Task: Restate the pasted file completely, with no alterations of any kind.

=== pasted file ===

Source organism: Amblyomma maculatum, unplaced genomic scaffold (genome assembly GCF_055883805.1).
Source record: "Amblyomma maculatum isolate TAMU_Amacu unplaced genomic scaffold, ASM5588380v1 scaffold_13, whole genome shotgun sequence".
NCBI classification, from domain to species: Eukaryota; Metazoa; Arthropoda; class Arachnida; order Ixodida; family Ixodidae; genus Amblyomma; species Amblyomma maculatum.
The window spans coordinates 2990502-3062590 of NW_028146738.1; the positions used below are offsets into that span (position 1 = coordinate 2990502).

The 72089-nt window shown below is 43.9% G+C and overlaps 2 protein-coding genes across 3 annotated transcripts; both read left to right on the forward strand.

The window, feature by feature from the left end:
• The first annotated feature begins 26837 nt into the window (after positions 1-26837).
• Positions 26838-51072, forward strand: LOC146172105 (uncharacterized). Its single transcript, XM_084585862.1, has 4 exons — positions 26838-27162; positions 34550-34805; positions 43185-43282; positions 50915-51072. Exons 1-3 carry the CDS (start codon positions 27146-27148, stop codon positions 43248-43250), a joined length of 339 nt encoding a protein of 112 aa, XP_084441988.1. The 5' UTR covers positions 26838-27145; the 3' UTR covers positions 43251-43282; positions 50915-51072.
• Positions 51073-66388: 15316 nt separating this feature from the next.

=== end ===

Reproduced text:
Source organism: Amblyomma maculatum, unplaced genomic scaffold (genome assembly GCF_055883805.1).
Source record: "Amblyomma maculatum isolate TAMU_Amacu unplaced genomic scaffold, ASM5588380v1 scaffold_13, whole genome shotgun sequence".
NCBI classification, from domain to species: Eukaryota; Metazoa; Arthropoda; class Arachnida; order Ixodida; family Ixodidae; genus Amblyomma; species Amblyomma maculatum.
The window spans coordinates 2990502-3062590 of NW_028146738.1; the positions used below are offsets into that span (position 1 = coordinate 2990502).

The 72089-nt window shown below is 43.9% G+C and overlaps 2 protein-coding genes across 3 annotated transcripts; both read left to right on the forward strand.

The window, feature by feature from the left end:
• The first annotated feature begins 26837 nt into the window (after positions 1-26837).
• Positions 26838-51072, forward strand: LOC146172105 (uncharacterized). Its single transcript, XM_084585862.1, has 4 exons — positions 26838-27162; positions 34550-34805; positions 43185-43282; positions 50915-51072. Exons 1-3 carry the CDS (start codon positions 27146-27148, stop codon positions 43248-43250), a joined length of 339 nt encoding a protein of 112 aa, XP_084441988.1. The 5' UTR covers positions 26838-27145; the 3' UTR covers positions 43251-43282; positions 50915-51072.
• Positions 51073-66388: 15316 nt separating this feature from the next.